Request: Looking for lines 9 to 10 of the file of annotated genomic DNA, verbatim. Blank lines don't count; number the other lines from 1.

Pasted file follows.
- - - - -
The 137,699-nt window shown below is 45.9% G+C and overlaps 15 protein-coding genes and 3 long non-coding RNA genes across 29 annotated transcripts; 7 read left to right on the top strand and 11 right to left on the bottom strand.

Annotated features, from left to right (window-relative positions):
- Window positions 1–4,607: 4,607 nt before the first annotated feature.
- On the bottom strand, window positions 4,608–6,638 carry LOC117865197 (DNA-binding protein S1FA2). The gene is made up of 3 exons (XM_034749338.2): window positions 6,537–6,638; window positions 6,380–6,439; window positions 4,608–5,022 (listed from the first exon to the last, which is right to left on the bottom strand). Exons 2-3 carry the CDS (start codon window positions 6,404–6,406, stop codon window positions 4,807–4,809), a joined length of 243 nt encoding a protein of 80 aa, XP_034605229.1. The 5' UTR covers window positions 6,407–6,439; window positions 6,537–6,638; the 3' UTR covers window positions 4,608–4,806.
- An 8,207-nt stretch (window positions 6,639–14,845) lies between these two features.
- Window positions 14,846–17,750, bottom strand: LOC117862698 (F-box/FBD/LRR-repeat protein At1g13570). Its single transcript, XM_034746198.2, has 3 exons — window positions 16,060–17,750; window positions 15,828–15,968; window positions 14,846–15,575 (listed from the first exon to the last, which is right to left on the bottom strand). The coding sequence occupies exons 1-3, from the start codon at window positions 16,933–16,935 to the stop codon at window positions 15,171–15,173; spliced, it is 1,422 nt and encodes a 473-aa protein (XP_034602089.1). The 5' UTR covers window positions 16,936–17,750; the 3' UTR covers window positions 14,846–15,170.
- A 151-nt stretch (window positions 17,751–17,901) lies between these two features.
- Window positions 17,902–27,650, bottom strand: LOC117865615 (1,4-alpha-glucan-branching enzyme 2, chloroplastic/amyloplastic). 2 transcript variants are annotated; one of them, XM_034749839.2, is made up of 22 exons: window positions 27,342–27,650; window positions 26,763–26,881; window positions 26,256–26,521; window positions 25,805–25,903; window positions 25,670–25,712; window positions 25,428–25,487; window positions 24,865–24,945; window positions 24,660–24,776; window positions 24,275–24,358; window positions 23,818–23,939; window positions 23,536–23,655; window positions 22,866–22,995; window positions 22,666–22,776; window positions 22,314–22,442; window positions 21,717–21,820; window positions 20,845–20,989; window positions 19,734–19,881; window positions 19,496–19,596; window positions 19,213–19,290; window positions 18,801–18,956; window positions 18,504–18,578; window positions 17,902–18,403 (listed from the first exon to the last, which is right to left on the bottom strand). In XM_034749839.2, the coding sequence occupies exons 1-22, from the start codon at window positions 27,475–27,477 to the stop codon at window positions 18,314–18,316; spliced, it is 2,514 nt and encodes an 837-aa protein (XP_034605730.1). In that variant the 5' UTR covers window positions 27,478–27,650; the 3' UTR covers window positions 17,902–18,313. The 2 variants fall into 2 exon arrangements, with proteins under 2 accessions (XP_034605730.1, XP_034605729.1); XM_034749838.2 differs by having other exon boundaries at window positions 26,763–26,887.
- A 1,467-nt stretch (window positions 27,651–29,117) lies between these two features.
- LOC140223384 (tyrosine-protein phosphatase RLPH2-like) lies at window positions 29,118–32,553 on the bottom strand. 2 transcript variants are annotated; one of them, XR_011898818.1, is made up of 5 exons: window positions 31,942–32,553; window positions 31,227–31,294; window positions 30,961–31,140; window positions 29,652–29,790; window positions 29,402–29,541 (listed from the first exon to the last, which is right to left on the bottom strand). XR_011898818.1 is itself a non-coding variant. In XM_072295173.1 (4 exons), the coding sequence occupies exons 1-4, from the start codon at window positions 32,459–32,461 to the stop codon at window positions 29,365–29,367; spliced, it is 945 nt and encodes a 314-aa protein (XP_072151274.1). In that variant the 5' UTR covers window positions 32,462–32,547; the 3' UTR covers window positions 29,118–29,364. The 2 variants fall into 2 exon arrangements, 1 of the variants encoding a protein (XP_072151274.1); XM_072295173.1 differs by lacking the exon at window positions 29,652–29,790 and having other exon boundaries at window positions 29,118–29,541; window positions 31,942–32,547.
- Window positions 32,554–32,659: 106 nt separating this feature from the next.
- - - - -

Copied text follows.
- A 1,467-nt stretch (window positions 27,651–29,117) lies between these two features.
- LOC140223384 (tyrosine-protein phosphatase RLPH2-like) lies at window positions 29,118–32,553 on the bottom strand. 2 transcript variants are annotated; one of them, XR_011898818.1, is made up of 5 exons: window positions 31,942–32,553; window positions 31,227–31,294; window positions 30,961–31,140; window positions 29,652–29,790; window positions 29,402–29,541 (listed from the first exon to the last, which is right to left on the bottom strand). XR_011898818.1 is itself a non-coding variant. In XM_072295173.1 (4 exons), the coding sequence occupies exons 1-4, from the start codon at window positions 32,459–32,461 to the stop codon at window positions 29,365–29,367; spliced, it is 945 nt and encodes a 314-aa protein (XP_072151274.1). In that variant the 5' UTR covers window positions 32,462–32,547; the 3' UTR covers window positions 29,118–29,364. The 2 variants fall into 2 exon arrangements, 1 of the variants encoding a protein (XP_072151274.1); XM_072295173.1 differs by lacking the exon at window positions 29,652–29,790 and having other exon boundaries at window positions 29,118–29,541; window positions 31,942–32,547.